One brave young woman, Katelyn Marie Todd, is opening up on Facebook about what depression feels like and how — when one is in the midst of it — even the smallest things, like brushing your hair, can simply be too much to handle.
“I brushed my hair today. For the first time in four weeks,” Todd began her moving Facebook confessional on May 6. “It was matted and twisted together. It snapped and tore with every stroke. I cried while I washed and conditioned it because I forgot how it felt to run my fingers through it.”
“Depression isn’t beautiful,” she was quick to clarify. “Depression is bad hygiene, dirty dishes, and a sore body from sleeping too much. Depression is having 3 friends that are only still around because they have the patience and love of a saint. Depression is crying until there’s no more tears, just dry heaving and sobbing until you’re gasping for your next breath. Depression is staring at the ceiling until your eyes burn because you forget to blink. Depression is making your family cry because they think you don’t love them anymore when you’re distant and distracted. Depression is somatic as well as emotional, an emptiness you can physically feel.”
Deep depression, as Todd describes it, is also all too relatable: Since Todd shared her brave missive, her post has gone viral, receiving over 180,000 shares and more than 12,000 predominantly encouraging comments. “You are so beautiful. I send you blessings,” wrote one. “I am right there with you!” posted another. “That took guts, you’re not alone,” wrote another.
“Kudos to her for revealing what depression really looks like and feels like,” psychologist Barbara Greenberg tells Yahoo Beauty. “She really put it in its proper perspective, and I haven’t seen anybody make it so human and so relatable. She did a beautiful thing here because she didn’t glamorize it at all. She showed the deep, ugly side of it, and did a great public service.”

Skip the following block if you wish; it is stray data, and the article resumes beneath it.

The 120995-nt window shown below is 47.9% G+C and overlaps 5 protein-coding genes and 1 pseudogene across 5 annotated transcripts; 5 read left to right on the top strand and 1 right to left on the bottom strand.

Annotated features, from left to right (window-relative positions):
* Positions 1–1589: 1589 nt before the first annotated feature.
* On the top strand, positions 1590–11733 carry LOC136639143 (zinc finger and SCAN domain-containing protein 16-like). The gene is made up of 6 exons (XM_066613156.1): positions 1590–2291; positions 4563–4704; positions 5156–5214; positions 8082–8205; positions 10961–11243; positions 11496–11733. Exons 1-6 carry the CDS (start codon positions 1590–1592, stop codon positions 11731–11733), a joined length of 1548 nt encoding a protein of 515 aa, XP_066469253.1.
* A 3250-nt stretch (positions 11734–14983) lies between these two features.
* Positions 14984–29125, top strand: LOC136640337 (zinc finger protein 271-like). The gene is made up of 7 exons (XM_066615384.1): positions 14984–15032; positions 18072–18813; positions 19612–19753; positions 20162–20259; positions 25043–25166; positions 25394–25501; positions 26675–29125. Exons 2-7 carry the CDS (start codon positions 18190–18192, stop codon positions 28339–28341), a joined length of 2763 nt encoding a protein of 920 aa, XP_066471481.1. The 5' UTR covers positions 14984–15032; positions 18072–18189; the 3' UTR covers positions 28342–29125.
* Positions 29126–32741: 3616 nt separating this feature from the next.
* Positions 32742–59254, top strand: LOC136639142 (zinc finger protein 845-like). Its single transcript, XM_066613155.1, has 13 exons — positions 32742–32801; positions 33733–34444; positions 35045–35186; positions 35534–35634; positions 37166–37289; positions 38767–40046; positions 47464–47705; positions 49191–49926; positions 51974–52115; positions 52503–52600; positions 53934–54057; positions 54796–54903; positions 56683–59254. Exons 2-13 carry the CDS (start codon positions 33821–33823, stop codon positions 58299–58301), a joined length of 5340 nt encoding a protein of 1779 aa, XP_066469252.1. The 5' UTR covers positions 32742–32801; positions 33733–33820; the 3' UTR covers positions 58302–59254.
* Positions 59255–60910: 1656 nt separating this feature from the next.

The type of depression Todd’s post describes is specifically a vegetative depression, Greenberg explains — one in which you have no energy, you become listless, and you don’t care about appearance or personal hygiene because you feel hopeless. “It sucks you dry, your body shuts down, you don’t get pleasure out of usual activities, you are exhausted,” Greenberg says. “Depression has no respect for the sanctity of human life. Depression is a biological illness and a very powerful one. And nobody is really protected against it.”
What is protective against depression? A social support system. “Having people you can talk to, who are tuned into you and who are available to you is crucial,” says Greenberg. “We want to be understood, we want to connect, and unfortunately when you’re depressed, you tend to push people away. But the most important thing is that people let others know that they’re falling into a rabbit hole, and to seek professional help.”
Most people aren’t trained as clinical psychologists and won’t know what to do if a friend or family member admits to being depressed, but Greenberg says that’s okay. The most important thing is to just hear them out — and then help them get the professional help they need. “Listen,” she advises, “but do not become the only person they confide in because then you will end up feeling powerless and helpless. Reach out to a person in their life that has the agency or ability to connect them with professional help immediately, because people suffering from depression can spiral downwards very quickly, and the sooner they get help, the more likely they are to come out of it alive and well.”
If you are the one suffering from depression, Greenberg encourages you to share your feelings with someone significant in your life who you trust — such as a close friend or a parent — because “there is no virtue to keeping it secret,” she says. “Run it by them, but then also run, don’t walk to a mental health clinic where you can get help. Nobody should have to live with that — depression is treatable.”
And don’t forget that while rates of depression are higher in women than in men, guys get depressed too; the illness often just manifests itself differently. “Men may present as sad when they are depressed, but oftentimes they might be more comfortable presenting as ‘bad,’ acting out via external behaviors like drinking or excessive anger,” explains Greenberg.
She adds: “Being a man is not protective against depression. It would be wonderful if a man would [pen a post like Todd’s] talking about how they are experiencing depression … but it’s much less likely.”
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